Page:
Writefull provides advanced academic and technical writing software that goes well beyond the tools provided by other grammar checkers. Using highly complex algorithms, it offers a full array of language feedback – covering everything from wording, syntax, and grammar – catered specifically to the academic community. Research Outreach caught up with Dr Hilde van Zeeland, Applied Linguist at Writefull, to learn more about how these algorithms work. We also spoke broadly about natural language processing (NLP) and Deep Learning algorithms as they pertain to academic publishing.
Writefull is unique in that its algorithms are trained by and focused upon technical scientific content, meaning its proofreading is tailored specifically to scientists and academics. This focus does not limit its application across disciplines, however, as the software is regularly tested on papers covering a vast array of topics. Writefull has recently taken its software to a higher level, with the launch of Full Edit. This fully AI-based feedback mode is capable of rigorous and thorough editing, ensuring all papers – regardless of the author’s native tongue or language proficiency – reach the highest level of technical specificity and style. Dr Hilde van Zeeland told us more.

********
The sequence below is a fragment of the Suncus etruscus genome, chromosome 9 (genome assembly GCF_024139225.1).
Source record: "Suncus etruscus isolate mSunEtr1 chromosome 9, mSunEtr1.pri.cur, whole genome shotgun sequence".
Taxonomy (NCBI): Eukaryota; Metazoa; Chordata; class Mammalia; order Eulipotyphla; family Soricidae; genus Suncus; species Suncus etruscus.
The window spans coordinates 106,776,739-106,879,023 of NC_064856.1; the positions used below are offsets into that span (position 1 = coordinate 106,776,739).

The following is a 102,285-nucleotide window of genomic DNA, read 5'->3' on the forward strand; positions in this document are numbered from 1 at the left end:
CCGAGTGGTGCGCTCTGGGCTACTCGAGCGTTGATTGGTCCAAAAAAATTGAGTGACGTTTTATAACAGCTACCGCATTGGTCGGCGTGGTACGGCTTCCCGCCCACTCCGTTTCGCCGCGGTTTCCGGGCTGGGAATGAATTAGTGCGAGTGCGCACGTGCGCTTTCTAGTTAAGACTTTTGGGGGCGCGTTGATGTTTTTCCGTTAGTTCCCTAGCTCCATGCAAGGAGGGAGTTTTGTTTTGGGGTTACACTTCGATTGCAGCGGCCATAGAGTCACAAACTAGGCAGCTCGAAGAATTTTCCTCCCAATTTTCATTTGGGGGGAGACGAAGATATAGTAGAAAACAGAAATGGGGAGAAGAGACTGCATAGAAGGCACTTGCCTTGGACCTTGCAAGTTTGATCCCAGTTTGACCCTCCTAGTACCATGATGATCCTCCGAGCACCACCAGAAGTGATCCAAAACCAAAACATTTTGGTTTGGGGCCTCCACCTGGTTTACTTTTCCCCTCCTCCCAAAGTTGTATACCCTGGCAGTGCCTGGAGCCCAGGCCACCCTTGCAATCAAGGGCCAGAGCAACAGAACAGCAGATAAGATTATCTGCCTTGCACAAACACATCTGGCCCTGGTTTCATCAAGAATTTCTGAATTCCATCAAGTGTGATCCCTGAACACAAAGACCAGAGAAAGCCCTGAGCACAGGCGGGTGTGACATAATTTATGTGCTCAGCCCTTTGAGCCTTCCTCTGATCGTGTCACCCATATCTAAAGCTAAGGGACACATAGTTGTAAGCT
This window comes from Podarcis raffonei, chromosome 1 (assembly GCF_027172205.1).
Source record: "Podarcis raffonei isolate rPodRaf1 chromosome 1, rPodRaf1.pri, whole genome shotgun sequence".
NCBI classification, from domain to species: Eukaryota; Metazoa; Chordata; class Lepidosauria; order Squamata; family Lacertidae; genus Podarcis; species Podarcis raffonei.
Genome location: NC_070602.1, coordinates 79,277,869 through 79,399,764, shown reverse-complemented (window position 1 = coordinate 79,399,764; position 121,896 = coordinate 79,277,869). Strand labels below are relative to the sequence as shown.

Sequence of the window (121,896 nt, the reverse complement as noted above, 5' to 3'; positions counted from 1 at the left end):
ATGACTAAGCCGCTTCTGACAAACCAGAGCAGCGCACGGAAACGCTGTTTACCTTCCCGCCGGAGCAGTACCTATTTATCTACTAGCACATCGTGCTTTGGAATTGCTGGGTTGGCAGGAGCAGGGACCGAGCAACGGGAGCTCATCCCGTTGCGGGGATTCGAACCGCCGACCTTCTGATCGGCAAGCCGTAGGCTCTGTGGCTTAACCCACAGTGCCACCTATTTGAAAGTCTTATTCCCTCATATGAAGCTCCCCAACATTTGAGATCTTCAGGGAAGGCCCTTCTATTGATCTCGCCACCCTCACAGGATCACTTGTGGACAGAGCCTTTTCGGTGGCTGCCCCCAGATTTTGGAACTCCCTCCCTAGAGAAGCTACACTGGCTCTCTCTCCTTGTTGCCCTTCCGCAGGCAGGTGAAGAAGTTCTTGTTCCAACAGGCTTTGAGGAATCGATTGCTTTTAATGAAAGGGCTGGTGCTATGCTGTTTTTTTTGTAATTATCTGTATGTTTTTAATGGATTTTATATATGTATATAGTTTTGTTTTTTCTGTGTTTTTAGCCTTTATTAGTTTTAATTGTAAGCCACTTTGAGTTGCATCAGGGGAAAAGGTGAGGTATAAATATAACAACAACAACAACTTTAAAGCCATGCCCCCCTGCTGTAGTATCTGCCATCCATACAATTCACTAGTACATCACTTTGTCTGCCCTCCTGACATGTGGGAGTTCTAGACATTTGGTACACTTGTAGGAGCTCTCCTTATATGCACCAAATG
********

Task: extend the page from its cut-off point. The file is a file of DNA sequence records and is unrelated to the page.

Could you tell us about the history of Writefull, and about the expertise that went into its creation?
Two of our team members developed the first version of Writefull around ten years ago, during our PhDs. Being junior researchers and non-native English speakers, we would often resort to Google while writing: we would search for a word or phrase, and use the number of results and the snippets as a sanity check. As we found out that many of our peers did the same, we decided to develop an app that would directly fetch this information from Google Scholar. At the time, this was more of a fun side-project than anything else. Our PhDs were in Computer Science (Artificial Intelligence) and Applied Linguistics, and we just enjoyed combining our field knowledge to develop an app – it was a welcome break from academia, too.
Writefull’s Full Edit fixes and rewrites even the longest and most complex sentences.
Researchers loved the app. But we also realised that, to fully support authors, it would be best if Writefull would automatically proofread their texts. This is where we moved to the current, AI-based version of Writefull. The development of this new version required a lot of technical and linguistic expertise. Parsing and cleaning the data, then training, testing, and retraining the models – the first ‘new’ version took months to develop, and the first years of it were mostly about manually checking the models’ results, tracking the errors, and tweaking and retraining the models.
Writefull uses Artificial Intelligence and Deep Learning processes to ensure its algorithms provide a thorough language editing software. Could you tell us more about these advanced algorithms?